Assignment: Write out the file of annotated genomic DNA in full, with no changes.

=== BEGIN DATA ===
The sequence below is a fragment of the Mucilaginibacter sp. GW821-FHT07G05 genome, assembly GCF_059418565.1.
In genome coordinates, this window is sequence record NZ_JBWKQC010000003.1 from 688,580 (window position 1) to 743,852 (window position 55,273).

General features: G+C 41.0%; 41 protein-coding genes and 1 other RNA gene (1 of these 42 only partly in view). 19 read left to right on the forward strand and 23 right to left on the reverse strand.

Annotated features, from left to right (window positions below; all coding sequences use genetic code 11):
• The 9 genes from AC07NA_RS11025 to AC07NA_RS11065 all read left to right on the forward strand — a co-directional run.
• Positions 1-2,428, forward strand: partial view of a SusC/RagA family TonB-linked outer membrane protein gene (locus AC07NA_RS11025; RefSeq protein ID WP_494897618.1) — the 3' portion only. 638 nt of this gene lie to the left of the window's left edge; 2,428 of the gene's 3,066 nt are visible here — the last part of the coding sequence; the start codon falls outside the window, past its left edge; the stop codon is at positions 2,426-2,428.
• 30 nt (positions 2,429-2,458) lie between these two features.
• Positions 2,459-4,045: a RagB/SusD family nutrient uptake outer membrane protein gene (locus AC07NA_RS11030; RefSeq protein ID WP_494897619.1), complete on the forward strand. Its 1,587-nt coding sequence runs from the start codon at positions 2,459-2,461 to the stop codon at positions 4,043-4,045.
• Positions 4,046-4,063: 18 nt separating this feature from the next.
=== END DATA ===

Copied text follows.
The sequence below is a fragment of the Mucilaginibacter sp. GW821-FHT07G05 genome, assembly GCF_059418565.1.
In genome coordinates, this window is sequence record NZ_JBWKQC010000003.1 from 688,580 (window position 1) to 743,852 (window position 55,273).

General features: G+C 41.0%; 41 protein-coding genes and 1 other RNA gene (1 of these 42 only partly in view). 19 read left to right on the forward strand and 23 right to left on the reverse strand.

Annotated features, from left to right (window positions below; all coding sequences use genetic code 11):
• The 9 genes from AC07NA_RS11025 to AC07NA_RS11065 all read left to right on the forward strand — a co-directional run.
• Positions 1-2,428, forward strand: partial view of a SusC/RagA family TonB-linked outer membrane protein gene (locus AC07NA_RS11025; RefSeq protein ID WP_494897618.1) — the 3' portion only. 638 nt of this gene lie to the left of the window's left edge; 2,428 of the gene's 3,066 nt are visible here — the last part of the coding sequence; the start codon falls outside the window, past its left edge; the stop codon is at positions 2,426-2,428.
• 30 nt (positions 2,429-2,458) lie between these two features.
• Positions 2,459-4,045: a RagB/SusD family nutrient uptake outer membrane protein gene (locus AC07NA_RS11030; RefSeq protein ID WP_494897619.1), complete on the forward strand. Its 1,587-nt coding sequence runs from the start codon at positions 2,459-2,461 to the stop codon at positions 4,043-4,045.
• Positions 4,046-4,063: 18 nt separating this feature from the next.